My amputation was brought about after my stepdad asked me to put a car into my drive that he had bought for spare parts, etc., and after some nagging, I gave in. I was directing the car, and he came forward and hit the wall square in the middle, knocking it off its foundations and onto my right leg. I was conscious the whole time, and thought about this when reading your book. It’s strange the way that we remember certain things, the order, the surroundings, the lighting, the smells etc. Like you, I was by myself in the hospital when I was given the information that I was going to have my foot/leg amputated, and I was remembering the nurse that sat with me, before the consultant came in—now I realize that she was there just in case I lost the plot! I was sort of numbed by it all at first, then determined to be strong, to be ‘normal.’ Your descriptions about wanting no one to see you as an amputee, and to walk normally so that no one would know you were wearing a prosthesis, were so real to me, as I have felt this also.
After my surgery, I, like you, spent some time looking under the sheets at the wrapping and bandages etc., and wondering what it all looked like! I then felt the pain and the toes in much the same way as you describe. My amputation is below knee, on the right side.
My first prosthesis was a shock, similar to yourself, and again, after the swelling went down, I was requiring a new one pretty quickly.
The first year, I sort of got on with it, set goals, not giving myself time to think too much about it all. Then I had some problems with my knee joint, and pain in the stump etc., and seemed to unravel at the seams. I’m getting there, but now face further surgery for neuromas and a recurring knee problem, with chopsticking of the bones also! But I will get there.
I wanted to say thank you for the book, and I do feel that it reflects the feelings and emotions experienced with amputation.
Cardiff, Wales, UK
Kevin’s new book It’s Just a Matter of Balance is a testimonial of courage and personal fortitude.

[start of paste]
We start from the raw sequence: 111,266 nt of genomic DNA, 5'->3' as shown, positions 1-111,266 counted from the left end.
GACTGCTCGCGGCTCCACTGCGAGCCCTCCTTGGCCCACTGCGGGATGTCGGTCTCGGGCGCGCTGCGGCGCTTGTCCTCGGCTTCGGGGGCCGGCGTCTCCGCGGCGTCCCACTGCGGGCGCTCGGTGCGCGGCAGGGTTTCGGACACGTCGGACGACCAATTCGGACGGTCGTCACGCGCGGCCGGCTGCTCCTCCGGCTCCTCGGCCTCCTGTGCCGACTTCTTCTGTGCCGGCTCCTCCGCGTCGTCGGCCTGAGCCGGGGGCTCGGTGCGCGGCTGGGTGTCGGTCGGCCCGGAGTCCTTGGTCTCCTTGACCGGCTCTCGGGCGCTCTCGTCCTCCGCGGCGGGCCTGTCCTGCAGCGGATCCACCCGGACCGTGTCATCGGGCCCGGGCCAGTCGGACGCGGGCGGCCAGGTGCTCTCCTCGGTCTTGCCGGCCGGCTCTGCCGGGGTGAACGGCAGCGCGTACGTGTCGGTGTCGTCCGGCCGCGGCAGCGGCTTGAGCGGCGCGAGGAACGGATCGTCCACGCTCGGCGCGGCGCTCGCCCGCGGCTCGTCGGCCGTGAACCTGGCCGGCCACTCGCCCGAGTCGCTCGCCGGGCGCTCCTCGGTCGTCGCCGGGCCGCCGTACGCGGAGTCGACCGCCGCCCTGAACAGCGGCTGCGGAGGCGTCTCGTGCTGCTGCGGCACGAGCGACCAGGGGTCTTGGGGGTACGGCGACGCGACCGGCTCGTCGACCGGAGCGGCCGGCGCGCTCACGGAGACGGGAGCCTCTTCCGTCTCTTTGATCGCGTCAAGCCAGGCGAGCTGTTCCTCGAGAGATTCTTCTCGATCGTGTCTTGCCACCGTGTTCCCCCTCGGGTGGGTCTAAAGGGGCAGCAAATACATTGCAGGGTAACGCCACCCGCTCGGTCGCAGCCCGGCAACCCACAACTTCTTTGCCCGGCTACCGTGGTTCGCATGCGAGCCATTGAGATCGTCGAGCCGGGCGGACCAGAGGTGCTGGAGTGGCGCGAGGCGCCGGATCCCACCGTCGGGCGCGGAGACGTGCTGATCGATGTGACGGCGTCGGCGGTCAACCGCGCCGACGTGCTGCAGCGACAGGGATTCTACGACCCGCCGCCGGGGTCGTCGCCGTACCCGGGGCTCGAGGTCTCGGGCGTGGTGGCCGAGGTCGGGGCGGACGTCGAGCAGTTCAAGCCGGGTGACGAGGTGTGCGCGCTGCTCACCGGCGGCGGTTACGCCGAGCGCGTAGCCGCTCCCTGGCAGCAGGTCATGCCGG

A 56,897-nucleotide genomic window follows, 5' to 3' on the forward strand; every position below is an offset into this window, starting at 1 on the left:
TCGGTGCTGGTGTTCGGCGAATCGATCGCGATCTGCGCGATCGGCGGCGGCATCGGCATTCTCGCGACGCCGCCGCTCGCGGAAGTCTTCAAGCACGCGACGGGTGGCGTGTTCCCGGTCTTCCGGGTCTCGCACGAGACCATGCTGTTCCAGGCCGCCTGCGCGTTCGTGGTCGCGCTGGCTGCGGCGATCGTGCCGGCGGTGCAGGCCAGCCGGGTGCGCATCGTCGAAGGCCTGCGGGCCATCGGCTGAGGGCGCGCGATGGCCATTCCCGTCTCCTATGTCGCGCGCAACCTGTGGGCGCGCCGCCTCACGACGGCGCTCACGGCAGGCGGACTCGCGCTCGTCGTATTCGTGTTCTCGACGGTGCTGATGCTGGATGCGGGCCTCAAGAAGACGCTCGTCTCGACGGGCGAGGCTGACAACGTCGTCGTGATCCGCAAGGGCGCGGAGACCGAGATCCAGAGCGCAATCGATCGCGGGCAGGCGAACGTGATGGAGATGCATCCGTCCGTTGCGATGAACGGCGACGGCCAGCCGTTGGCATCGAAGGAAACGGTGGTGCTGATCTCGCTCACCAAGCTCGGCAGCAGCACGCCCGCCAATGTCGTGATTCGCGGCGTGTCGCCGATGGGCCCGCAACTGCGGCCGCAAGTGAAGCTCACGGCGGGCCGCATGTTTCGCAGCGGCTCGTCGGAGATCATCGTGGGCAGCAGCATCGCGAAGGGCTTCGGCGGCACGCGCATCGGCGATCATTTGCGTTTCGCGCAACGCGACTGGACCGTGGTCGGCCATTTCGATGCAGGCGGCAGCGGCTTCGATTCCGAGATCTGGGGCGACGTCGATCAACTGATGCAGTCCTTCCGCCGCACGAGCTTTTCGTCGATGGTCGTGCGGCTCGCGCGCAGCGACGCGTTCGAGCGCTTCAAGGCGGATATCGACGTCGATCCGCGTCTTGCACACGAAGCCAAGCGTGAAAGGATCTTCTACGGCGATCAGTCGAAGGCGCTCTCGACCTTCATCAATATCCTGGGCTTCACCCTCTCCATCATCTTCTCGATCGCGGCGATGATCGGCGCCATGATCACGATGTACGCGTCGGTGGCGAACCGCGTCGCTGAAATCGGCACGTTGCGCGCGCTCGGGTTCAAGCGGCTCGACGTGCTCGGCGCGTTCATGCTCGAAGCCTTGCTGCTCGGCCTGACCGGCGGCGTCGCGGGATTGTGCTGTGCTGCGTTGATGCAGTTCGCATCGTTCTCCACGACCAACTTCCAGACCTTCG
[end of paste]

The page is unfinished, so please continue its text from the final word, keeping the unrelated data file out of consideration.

Living his life, through his words, delivers a powerful, motivational and inspirational message to all those that read it. It also reveals why so many amputees become prosthetists themselves and how achieving proper ‘balance,’ both physically and emotionally, can lead to a happier and more productive life. I highly recommend it!
Thank you so much for the supplies and also for your book. I read it as soon as it came and I enjoyed it. It was almost like reading about myself. I had forgotten about how much it hurt in the beginning when someone walked heavily or too close to my leg. And of course reactions from the opposite sex were an issue. You are a great prosthetist and you changed my life. This is the very best leg I ever had since 1967. It is still doing me good but I will contact you when I can get to Ft. Lauderdale for an adjustment. Thank you again.
Thank you for sending a copy of Kevin’s book. I enjoyed reading it. Kevin did a great job in writing it. It really is a book that most people should read. Yes, especially all amputees. It definitely shows how one person can overcome most tragedies and still have the guts to go ahead and fulfill his or her dreams. He took his problem of being an amputee and through his hard work turned it into a positive, a career for himself. He has accomplished his dream, and is helping other amputees. He understands their concerns. The book is an easy read. It holds your attention!
With all his feelings for his work and his outlook on life, he will always be a successful person.
Uncle Leonard (age 81)
Thank you for everything! I really appreciate all the help and hard work you put into making me feel whole again. While reading your book I noticed that we shared a lot in common, and I feel somewhat normal to know that I am not alone. Thank you again.
Michael Fletcher (age 19)